The meristocracy theory of community
This post seems to be communicating something I don't intend. What I mean it to say is that Stack Overflow has not provided the sorts of activities that promote the sorts of interactions we'd like to see. Perhaps a better explanation of what I'm trying to get at can be found in a more recent post about Disneyland. I'm leaving this post here for posterity, but I certainly don't want people to feel like I'm blaming them of being overly harsh. In truth, I feel this is an unintended consequence of the system Stack Overflow Inc. designed.
This post is inspired by Makoto's post on Medium. As I considered the conversation, I realized I needed to sit down and think about why different members of the sites perceive content in very different ways. My mediation got rather far afield from the exact situation at hand, so instead of replying directly, I want to take a hard left turn into a story that I swear will be relevant.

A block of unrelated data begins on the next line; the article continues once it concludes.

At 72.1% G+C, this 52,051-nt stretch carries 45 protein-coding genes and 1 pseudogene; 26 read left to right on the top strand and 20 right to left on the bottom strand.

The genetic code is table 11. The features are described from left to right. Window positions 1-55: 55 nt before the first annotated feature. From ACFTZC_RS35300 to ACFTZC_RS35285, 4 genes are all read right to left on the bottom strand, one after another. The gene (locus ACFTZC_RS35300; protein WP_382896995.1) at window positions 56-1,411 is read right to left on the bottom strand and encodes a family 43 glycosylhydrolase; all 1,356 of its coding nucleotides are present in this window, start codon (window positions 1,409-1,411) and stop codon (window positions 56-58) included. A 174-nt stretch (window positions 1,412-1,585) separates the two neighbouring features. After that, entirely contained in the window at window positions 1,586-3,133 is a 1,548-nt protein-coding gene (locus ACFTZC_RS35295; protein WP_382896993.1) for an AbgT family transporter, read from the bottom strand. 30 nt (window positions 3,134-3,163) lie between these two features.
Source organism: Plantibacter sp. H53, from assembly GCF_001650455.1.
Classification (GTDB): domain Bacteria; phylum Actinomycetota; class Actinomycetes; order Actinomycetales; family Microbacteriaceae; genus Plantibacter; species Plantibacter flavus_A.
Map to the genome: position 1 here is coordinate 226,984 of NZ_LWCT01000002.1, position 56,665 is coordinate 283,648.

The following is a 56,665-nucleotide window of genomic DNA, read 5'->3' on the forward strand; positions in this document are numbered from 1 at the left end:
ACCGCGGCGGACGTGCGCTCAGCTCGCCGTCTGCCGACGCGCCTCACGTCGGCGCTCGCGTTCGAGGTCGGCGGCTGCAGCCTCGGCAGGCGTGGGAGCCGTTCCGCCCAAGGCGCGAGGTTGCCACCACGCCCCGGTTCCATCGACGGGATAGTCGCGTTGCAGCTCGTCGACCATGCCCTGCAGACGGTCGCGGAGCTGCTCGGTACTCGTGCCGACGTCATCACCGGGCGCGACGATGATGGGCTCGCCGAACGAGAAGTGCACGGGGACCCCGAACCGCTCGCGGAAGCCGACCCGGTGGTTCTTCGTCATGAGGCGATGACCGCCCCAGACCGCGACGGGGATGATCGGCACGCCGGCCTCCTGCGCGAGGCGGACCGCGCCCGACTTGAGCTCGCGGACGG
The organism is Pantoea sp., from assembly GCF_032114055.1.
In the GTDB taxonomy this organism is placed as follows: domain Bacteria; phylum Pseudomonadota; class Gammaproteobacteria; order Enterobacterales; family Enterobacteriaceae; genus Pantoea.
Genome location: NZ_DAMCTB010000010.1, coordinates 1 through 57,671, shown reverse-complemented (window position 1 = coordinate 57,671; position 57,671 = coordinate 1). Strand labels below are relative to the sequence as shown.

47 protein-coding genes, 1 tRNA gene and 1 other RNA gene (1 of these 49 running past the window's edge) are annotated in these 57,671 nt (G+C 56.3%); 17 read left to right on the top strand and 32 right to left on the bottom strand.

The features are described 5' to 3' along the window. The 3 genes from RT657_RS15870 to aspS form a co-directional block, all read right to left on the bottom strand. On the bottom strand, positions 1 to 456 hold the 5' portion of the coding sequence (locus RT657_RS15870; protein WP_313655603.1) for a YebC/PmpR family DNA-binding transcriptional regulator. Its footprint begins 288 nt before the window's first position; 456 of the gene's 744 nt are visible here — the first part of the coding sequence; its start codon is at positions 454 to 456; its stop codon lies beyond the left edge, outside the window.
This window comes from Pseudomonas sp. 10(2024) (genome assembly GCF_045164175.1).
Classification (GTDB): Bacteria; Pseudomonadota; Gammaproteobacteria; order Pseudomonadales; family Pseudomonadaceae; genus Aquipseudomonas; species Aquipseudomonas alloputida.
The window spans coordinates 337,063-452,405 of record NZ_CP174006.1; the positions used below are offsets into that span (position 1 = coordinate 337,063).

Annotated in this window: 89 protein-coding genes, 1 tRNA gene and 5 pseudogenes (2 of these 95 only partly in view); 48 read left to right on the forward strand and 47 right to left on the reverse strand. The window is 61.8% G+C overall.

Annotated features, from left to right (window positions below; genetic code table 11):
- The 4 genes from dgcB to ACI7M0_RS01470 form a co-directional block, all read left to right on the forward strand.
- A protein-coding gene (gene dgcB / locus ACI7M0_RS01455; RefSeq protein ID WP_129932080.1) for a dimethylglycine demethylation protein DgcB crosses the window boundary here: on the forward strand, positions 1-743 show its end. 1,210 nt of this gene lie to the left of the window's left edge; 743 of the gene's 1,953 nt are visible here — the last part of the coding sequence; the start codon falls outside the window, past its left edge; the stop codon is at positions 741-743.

I listen to the Bible regularly and the reading for today1 was 1st Kings—Chapter 12. It's the part of Israel's history after King Solomon has died and his son, Rehoboam, was about to be crowned the next king. According to the story, one of Solomon's officials, Jeroboam, incited the assembly to ask the new king to reduce taxes. Rehoboam consulted the elders, who answered:
If you will be a servant to this people today, and you will minister to them and you will respond to them and speak kind words to them, then they will be your servants for all times.
Then he asked the young men who were his friends, who advised:
So shall you say to this people who have spoken to you saying, 'Your father has made our yoke heavy, and you make it lighter for us,' thus shall you speak to them, 'My little finger is thicker than my father's loins. And now, where my father did burden you with a heavy yoke, I shall add to your yoke; my father flogged you with whips, but I will flog you with scorpions.'